Antithrombin (also known as antithrombin III (ATIII)) is one of the most important factors of the coagulation system with anticoagulant activity. It belongs to the serine protease inhibitor family and is synthesized by hepatocytes. Antithrombin is encoded by the gene SERPINC1. The two most significant domains of the protein are the thrombin-binding domain and a specific domain for binding heparin. An antithrombin deficiency results in decreased inhibition of procoagulant factors. As a result, patients with hereditary antithrombin deficiency have up to a 50-fold increased risk of venous thrombosis. The mode of action of antithrombin is mainly based on the inhibition of thrombin. Other interaction partners involved in coagulation that are inactivated by complex formation are factor IXa, factor Xa, factor XIa, and factor XIIa. The inhibitory response is enhanced by a factor of at least 1,000 by the cofactor heparin or interaction with endothelial heparin sulfate. Therefore, the lack of efficacy of heparin therapy or the need for higher dosing may indicate antithrombin deficiency.


Antithrombin deficiency is usually inherited in an autosomal dominant manner since homozygous or combined heterozygous alterations in SERPINC1 are largely lethal in utero. The prevalence in the population is estimated to be 1:500 to 1:5,000. Based on functional and immunochemical antithrombin analyses, antithrombin deficiency is divided into two distinct types:

  • Type I: quantitative defect, reduced antithrombin as well as antithrombin activity (caused by a synthesis defect, e.g., deletion, insertion, or splice site variant)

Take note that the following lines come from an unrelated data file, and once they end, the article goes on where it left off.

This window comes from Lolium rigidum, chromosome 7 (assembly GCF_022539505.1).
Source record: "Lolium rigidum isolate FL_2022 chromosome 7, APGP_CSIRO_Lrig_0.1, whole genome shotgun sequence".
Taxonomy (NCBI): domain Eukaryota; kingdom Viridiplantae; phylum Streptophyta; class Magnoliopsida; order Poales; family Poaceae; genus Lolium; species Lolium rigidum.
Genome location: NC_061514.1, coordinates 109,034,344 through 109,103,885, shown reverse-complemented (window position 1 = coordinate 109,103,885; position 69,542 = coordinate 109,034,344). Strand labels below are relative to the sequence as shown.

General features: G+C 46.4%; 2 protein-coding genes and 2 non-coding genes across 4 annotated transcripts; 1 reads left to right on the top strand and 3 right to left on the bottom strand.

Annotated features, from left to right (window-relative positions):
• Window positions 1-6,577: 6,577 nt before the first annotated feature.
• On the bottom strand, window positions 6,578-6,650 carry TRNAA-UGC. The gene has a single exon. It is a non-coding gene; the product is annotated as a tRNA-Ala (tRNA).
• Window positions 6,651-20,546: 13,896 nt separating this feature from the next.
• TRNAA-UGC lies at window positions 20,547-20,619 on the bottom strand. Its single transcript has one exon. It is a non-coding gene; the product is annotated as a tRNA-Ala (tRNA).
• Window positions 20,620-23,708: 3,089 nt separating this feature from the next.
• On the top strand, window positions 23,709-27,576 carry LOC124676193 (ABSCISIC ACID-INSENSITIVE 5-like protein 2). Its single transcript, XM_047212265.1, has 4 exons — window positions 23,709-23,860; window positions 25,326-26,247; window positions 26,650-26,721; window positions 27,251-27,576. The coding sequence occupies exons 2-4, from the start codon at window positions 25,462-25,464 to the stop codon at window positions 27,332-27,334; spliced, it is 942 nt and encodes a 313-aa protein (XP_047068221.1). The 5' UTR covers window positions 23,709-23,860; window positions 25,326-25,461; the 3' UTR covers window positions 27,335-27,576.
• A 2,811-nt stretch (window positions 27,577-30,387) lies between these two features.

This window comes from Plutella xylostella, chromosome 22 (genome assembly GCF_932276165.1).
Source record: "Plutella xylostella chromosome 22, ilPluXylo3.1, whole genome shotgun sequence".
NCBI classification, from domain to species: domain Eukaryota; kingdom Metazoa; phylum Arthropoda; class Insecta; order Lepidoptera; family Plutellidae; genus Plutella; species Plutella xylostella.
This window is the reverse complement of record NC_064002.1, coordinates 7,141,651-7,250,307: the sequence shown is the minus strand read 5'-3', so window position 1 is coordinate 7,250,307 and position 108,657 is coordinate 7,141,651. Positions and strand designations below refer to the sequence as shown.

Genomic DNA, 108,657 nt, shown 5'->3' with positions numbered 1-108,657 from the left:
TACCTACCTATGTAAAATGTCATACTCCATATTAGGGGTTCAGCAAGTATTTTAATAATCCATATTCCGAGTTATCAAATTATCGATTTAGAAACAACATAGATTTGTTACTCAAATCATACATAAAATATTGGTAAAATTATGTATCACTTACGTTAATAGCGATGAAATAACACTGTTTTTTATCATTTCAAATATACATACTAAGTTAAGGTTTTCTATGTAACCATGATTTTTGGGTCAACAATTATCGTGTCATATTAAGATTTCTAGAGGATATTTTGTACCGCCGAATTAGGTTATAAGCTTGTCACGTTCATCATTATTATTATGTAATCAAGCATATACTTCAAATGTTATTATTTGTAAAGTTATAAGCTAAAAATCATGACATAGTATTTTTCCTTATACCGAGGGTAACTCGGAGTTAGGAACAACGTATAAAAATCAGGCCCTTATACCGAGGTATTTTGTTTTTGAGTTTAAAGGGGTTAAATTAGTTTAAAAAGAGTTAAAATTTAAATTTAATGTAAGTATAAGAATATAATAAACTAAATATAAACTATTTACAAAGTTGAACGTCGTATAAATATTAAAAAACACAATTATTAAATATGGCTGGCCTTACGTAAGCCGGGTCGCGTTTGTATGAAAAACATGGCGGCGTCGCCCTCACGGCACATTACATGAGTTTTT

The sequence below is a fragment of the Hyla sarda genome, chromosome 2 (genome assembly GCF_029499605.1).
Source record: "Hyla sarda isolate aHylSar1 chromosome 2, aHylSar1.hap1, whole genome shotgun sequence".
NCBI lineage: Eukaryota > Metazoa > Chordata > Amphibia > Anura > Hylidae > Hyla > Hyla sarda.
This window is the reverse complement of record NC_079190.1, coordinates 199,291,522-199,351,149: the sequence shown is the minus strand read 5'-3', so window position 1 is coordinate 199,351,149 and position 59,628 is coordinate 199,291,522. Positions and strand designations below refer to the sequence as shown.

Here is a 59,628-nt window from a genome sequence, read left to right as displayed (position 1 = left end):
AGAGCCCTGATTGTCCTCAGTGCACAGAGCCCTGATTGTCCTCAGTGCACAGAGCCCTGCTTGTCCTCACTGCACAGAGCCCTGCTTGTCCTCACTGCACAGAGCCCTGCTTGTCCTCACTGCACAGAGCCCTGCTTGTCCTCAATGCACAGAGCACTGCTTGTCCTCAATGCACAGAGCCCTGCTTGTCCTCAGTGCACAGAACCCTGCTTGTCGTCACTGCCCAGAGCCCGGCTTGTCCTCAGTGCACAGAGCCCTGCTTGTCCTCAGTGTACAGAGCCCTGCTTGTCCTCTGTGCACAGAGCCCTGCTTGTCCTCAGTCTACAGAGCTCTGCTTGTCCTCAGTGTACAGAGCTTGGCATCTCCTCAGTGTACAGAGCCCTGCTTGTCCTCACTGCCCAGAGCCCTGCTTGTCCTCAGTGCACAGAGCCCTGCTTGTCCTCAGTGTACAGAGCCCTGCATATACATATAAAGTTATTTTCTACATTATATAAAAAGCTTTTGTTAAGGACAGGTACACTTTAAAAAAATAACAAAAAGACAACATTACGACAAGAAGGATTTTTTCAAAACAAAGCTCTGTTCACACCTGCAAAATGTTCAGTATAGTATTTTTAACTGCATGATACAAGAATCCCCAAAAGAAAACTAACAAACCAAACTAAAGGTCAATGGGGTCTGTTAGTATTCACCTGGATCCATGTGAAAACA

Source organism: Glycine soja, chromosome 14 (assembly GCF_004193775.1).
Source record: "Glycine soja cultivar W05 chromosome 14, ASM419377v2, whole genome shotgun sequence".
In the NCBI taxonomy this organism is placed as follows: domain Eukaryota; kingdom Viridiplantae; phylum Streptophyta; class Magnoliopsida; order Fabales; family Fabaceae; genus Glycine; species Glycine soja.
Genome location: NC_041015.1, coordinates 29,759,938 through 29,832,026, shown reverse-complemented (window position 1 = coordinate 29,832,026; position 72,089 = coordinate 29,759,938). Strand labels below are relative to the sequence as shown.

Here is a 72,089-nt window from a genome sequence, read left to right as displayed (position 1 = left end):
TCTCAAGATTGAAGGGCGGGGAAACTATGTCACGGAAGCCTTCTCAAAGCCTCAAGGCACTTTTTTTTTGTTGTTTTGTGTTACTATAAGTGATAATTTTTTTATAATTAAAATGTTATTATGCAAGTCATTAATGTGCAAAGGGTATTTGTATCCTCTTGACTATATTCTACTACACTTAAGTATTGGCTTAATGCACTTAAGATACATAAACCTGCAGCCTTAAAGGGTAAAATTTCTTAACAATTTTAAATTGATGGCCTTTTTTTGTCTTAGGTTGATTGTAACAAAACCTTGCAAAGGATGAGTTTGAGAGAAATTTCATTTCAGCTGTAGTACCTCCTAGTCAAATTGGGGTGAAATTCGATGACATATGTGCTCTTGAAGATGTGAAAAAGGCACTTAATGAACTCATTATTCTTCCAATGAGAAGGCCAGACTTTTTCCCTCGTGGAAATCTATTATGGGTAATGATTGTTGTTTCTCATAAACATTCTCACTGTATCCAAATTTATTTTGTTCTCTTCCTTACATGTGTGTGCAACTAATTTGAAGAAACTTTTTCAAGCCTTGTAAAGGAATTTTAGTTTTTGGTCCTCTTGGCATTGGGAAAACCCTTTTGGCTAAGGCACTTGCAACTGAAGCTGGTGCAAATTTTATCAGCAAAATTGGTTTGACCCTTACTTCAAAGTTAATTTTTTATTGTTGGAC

• Type II: qualitative defect, decreased antithrombin activity at normal plasma concentration (caused by a structural defect, e.g., amino acid exchange in the thrombin or heparin-binding domain)


Maintenance of adequate antithrombin activity of at least 70% of normal functional levels is essential to ensure effective inhibition of blood coagulation proteases. Typically, functional antithrombin levels are reduced to below 50% of normal due to type I or type II antithrombin deficiency. Risk factors that may intensify the effect of hereditary antithrombin deficiency include pregnancy, smoking, and contraceptive use. Genetic analysis of the SERPINC1 gene is strongly recommended when hereditary antithrombin deficiency is suspected, as a significant proportion of patients escape diagnosis by activity assays, and variants in SERPINC1 are detected in 80% of patients. In addition to the hereditary form, decreased antithrombin synthesis in the liver, e.g., due to liver cirrhosis, can lead to acquired antithrombin deficiency. Diseases such as nephrotic syndrome and disseminated intravascular coagulopathy can also lead to the reduction of antithrombin.



Mulder et al. 2017, Br. J. Haematol 178:279 / Zeng et al. 2015, Thromb Haemost 113.2:262 / Cooper et al. 2012, Semin Thromb Haemost 38:600 / de la Morena-Barrio et al. 2012, Thromb Haemost 107.3:430

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